Powering Arduino from a Capacitor

Sometimes batteries suck. They are expensive, can be dangerous and tricky to handle. And it takes often too long, to load them again.

Think of an experimental board with an Atmel 328 microprocessor (the one that powers Arduino UNO) that should run for an hour or so to do some experiments, like in a classroom for instance. Imagine the teacher having to handle 30 different Lipo-Batteries that have to be charged in advance of the lesson. You get my point.

So there are these fabulous Super-Caps, that are available for not so long. Instead of dealing with micro and nano-Farads, these suddenly are carrying “FARADS”, no nano or micro! You can get an 15 FARAD surface mountable thing at digikey easily.

Of course, compared to real batteries this still is not a lot, but you can actually run something for quite some time from this capacitance. So i just gave it a try. Below you see my custom 328 circuit which runs two LEDs and has no power-saving modes activated whatsoever. Which means, it consumes about 6mA when LEDs are off, and roughly 12mA when they are turned on. I attached a 2.7v 5F SuperCap, which was able to run this guy for 7:30minutes. This translates roughly into 1mAh power, so this device could run a circuit which consumes 1mA for one hour. But of course energy consumption of the 328 could be drastically lower if energy saving modes would be activated when LEDs are off. If you take the 4micro-amp measured here you could run that device for 10 days with that SuperCap.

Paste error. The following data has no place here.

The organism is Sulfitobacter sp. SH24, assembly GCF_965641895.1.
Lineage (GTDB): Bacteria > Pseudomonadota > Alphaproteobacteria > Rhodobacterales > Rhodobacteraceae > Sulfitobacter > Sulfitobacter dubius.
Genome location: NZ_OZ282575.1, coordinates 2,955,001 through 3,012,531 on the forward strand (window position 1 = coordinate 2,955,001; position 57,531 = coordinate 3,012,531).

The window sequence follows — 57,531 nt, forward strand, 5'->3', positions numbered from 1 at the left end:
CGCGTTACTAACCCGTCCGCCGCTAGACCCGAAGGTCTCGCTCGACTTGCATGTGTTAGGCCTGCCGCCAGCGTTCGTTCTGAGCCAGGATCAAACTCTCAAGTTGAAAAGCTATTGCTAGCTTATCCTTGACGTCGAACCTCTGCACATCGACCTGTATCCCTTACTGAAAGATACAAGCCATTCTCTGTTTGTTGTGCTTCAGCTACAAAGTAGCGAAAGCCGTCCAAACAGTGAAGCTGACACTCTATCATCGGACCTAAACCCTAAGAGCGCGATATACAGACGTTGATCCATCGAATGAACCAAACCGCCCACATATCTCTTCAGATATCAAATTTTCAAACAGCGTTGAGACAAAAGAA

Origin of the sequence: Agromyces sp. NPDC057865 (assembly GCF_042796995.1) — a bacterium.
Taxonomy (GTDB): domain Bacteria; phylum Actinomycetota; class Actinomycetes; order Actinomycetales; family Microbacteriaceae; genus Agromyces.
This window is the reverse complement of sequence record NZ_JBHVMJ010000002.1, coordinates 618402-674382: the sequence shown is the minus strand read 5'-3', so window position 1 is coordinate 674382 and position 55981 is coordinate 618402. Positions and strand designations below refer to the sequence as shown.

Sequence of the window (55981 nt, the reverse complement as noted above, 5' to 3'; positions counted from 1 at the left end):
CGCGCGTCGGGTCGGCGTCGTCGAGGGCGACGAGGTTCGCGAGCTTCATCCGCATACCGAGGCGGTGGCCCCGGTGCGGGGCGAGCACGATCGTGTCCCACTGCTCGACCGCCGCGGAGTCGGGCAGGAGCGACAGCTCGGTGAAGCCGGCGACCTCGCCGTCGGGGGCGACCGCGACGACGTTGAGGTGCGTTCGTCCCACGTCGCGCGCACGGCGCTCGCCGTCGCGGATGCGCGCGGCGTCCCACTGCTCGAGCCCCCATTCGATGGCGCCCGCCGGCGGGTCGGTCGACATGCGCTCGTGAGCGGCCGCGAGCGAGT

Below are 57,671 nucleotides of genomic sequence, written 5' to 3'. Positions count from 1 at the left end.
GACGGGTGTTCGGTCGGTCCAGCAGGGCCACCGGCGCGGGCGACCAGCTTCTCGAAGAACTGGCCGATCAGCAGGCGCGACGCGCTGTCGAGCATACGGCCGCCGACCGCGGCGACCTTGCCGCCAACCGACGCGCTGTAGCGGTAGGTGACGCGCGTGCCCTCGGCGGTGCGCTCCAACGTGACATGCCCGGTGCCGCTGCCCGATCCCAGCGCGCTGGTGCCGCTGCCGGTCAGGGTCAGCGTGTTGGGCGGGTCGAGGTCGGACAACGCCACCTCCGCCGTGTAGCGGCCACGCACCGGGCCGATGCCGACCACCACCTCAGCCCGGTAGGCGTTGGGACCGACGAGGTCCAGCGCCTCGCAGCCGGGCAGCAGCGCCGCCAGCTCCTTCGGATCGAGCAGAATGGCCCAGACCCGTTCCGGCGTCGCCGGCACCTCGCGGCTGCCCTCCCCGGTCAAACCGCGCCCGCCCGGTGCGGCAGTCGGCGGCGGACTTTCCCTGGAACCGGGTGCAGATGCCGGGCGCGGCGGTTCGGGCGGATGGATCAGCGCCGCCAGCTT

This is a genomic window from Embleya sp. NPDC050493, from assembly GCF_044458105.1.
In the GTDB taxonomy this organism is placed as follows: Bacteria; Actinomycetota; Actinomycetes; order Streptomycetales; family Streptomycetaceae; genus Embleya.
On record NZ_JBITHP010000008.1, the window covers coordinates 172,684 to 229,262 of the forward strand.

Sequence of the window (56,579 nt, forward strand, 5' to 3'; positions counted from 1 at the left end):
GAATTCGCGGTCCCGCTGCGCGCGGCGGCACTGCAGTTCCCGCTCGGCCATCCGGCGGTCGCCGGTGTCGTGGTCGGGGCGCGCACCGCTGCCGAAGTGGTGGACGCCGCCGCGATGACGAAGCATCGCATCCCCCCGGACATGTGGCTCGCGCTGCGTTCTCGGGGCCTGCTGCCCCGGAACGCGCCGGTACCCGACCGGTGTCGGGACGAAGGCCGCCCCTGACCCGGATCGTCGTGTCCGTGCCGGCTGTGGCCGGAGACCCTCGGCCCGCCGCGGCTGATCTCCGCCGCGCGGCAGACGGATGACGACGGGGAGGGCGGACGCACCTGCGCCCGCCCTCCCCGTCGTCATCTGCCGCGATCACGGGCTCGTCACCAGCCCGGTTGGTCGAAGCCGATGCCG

But for one hour of teaching a 15F Cap combined with a slightly less hungry circuit could be sufficient. And if not – it take just 30seconds to charge the cap from a 3v source again.

Another field where this could be of significant relevance is wearables of course.


About holadiho

This entry was posted in Allgemein, educational, Wearables. Bookmark the permalink.

1 Response to Powering Arduino from a Capacitor

  1. Good work.Thanks for sharing the video.


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